A margin call is a way to ensure that you have enough funds to cover any shortfall in your account, including interest, should your trade result in a loss. Loans made to traders by brokers are considered “mark-to-market,” meaning that a loan’s value changes along with the price of a security as it trades. If a security’s price declines, your account balance can fall below the maintenance margin amount. If the price falls to a point where equity (cash plus stock) is less than the maintenance margin requirement delineated by Regulation T, then the broker can issue a margin call. If you get a margin call, you must deposit assets that bring the account back up to the minimum requirement, and if you fail to do so, the broker can liquidate all or some of your assets without notice.

You can find out more about the requirements for trading on margin from the Financial Industry Regulatory Authority (FINRA).

Trading on Margin With Cryptocurrencies

Most traditional brokerages do not list cryptocurrency trading, much less margin trading, among their service offerings. The volatility associated with cryptocurrencies has mostly dissuaded individual traders from placing large bets using margin trading capital. According to reports, 70% of all current cryptocurrency trades are conducted through API calls by institutional investors. In lieu of brokerages, cryptocurrency exchanges have emerged as popular venues for trading on margin, but not all exchanges offer the service.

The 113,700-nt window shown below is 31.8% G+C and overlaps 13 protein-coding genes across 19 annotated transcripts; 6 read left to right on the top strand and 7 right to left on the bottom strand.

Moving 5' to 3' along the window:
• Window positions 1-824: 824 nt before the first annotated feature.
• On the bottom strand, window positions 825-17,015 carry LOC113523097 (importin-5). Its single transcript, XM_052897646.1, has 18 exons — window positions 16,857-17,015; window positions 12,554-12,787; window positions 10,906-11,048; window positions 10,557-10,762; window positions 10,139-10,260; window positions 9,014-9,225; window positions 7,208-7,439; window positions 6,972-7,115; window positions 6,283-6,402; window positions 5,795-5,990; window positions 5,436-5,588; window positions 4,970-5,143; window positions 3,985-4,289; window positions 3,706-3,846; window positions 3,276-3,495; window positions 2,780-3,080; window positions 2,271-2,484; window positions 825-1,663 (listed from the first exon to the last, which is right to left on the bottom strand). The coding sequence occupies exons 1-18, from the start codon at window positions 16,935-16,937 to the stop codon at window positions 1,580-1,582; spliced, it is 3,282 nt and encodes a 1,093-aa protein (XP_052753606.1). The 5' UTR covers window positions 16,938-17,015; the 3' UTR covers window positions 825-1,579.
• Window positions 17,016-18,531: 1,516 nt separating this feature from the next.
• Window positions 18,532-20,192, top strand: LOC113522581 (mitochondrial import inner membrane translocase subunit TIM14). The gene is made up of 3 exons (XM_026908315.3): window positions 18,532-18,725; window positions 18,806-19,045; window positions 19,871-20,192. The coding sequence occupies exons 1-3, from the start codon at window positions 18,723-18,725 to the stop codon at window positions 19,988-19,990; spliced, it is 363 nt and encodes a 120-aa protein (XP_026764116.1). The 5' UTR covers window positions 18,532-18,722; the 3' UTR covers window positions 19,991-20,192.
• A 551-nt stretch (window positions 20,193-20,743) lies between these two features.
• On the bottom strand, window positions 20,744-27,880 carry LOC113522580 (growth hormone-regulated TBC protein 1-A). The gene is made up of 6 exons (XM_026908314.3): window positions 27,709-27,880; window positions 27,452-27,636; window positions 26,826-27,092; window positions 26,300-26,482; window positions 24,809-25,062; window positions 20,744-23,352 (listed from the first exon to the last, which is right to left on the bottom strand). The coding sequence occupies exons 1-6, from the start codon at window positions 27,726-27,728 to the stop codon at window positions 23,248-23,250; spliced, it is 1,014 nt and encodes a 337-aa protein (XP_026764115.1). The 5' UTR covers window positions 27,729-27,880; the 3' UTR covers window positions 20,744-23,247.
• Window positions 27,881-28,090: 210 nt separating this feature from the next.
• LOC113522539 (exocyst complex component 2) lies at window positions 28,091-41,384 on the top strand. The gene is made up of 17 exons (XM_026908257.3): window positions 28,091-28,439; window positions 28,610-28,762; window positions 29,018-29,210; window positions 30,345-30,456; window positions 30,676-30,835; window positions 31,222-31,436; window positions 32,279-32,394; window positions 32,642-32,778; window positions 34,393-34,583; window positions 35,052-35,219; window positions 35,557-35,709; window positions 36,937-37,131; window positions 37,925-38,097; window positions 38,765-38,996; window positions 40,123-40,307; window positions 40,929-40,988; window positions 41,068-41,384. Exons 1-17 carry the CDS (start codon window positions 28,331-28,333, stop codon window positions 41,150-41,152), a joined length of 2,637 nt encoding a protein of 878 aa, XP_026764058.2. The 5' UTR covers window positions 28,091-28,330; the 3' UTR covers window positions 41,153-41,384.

Of the exchanges that do offer trading on margin, the leverage amounts and interest rates for margin trades differ based on customer demand and regulatory differences across distinct geographical locations. Some European-based exchanges offer leverage up to 125 times for certain futures contracts. The interest rates on margin loans at various exchanges also differ. Some charge an annualized interest rate for a loan while others calculate the loan rate on an hourly basis.

A common misconception about trading on margin with cryptocurrencies is that individual traders can execute arbitrage strategies between different geographical locations. But this is not entirely true: Some regulated cryptocurrency exchanges restrict trading to citizens or expatriates living in that country. Exchanges help implement all-important regulatory and compliance guidelines by following strict Know Your Customer (KYC) and Anti-Money Laundering (AML) requirements that require proof of identification of each user that makes use of the exchange platform in that country.